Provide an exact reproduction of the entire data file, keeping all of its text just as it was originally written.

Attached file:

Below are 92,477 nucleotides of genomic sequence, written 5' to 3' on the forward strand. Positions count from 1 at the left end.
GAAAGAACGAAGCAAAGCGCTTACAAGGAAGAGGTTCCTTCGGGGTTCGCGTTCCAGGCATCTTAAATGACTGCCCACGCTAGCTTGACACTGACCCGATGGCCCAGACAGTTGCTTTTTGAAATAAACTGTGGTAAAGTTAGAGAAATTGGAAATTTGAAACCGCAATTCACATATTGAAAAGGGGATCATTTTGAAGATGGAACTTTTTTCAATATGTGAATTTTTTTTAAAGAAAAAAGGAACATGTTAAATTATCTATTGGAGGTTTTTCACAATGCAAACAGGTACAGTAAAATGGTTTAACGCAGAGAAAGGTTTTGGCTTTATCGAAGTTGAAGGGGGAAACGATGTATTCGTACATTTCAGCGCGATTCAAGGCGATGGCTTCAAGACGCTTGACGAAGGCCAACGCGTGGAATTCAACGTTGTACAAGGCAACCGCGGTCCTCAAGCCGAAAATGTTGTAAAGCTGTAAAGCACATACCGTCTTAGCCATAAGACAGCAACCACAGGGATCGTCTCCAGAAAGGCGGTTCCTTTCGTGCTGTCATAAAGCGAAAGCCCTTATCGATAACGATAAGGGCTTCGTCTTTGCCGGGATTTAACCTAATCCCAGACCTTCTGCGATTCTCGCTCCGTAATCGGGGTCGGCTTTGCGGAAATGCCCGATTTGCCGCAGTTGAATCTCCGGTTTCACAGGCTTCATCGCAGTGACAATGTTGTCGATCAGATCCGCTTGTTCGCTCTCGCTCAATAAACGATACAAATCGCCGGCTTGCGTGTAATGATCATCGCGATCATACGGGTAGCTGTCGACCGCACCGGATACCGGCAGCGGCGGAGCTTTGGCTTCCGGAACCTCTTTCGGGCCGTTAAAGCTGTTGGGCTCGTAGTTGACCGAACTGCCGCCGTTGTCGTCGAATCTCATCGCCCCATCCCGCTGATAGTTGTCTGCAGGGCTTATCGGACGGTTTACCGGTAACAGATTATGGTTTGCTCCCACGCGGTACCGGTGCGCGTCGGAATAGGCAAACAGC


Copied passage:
Below are 92,477 nucleotides of genomic sequence, written 5' to 3' on the forward strand. Positions count from 1 at the left end.
GAAAGAACGAAGCAAAGCGCTTACAAGGAAGAGGTTCCTTCGGGGTTCGCGTTCCAGGCATCTTAAATGACTGCCCACGCTAGCTTGACACTGACCCGATGGCCCAGACAGTTGCTTTTTGAAATAAACTGTGGTAAAGTTAGAGAAATTGGAAATTTGAAACCGCAATTCACATATTGAAAAGGGGATCATTTTGAAGATGGAACTTTTTTCAATATGTGAATTTTTTTTAAAGAAAAAAGGAACATGTTAAATTATCTATTGGAGGTTTTTCACAATGCAAACAGGTACAGTAAAATGGTTTAACGCAGAGAAAGGTTTTGGCTTTATCGAAGTTGAAGGGGGAAACGATGTATTCGTACATTTCAGCGCGATTCAAGGCGATGGCTTCAAGACGCTTGACGAAGGCCAACGCGTGGAATTCAACGTTGTACAAGGCAACCGCGGTCCTCAAGCCGAAAATGTTGTAAAGCTGTAAAGCACATACCGTCTTAGCCATAAGACAGCAACCACAGGGATCGTCTCCAGAAAGGCGGTTCCTTTCGTGCTGTCATAAAGCGAAAGCCCTTATCGATAACGATAAGGGCTTCGTCTTTGCCGGGATTTAACCTAATCCCAGACCTTCTGCGATTCTCGCTCCGTAATCGGGGTCGGCTTTGCGGAAATGCCCGATTTGCCGCAGTTGAATCTCCGGTTTCACAGGCTTCATCGCAGTGACAATGTTGTCGATCAGATCCGCTTGTTCGCTCTCGCTCAATAAACGATACAAATCGCCGGCTTGCGTGTAATGATCATCGCGATCATACGGGTAGCTGTCGACCGCACCGGATACCGGCAGCGGCGGAGCTTTGGCTTCCGGAACCTCTTTCGGGCCGTTAAAGCTGTTGGGCTCGTAGTTGACCGAACTGCCGCCGTTGTCGTCGAATCTCATCGCCCCATCCCGCTGATAGTTGTCTGCAGGGCTTATCGGACGGTTTACCGGTAACAGATTATGGTTTGCTCCCACGCGGTACCGGTGCGCGTCGGAATAGGCAAACAGC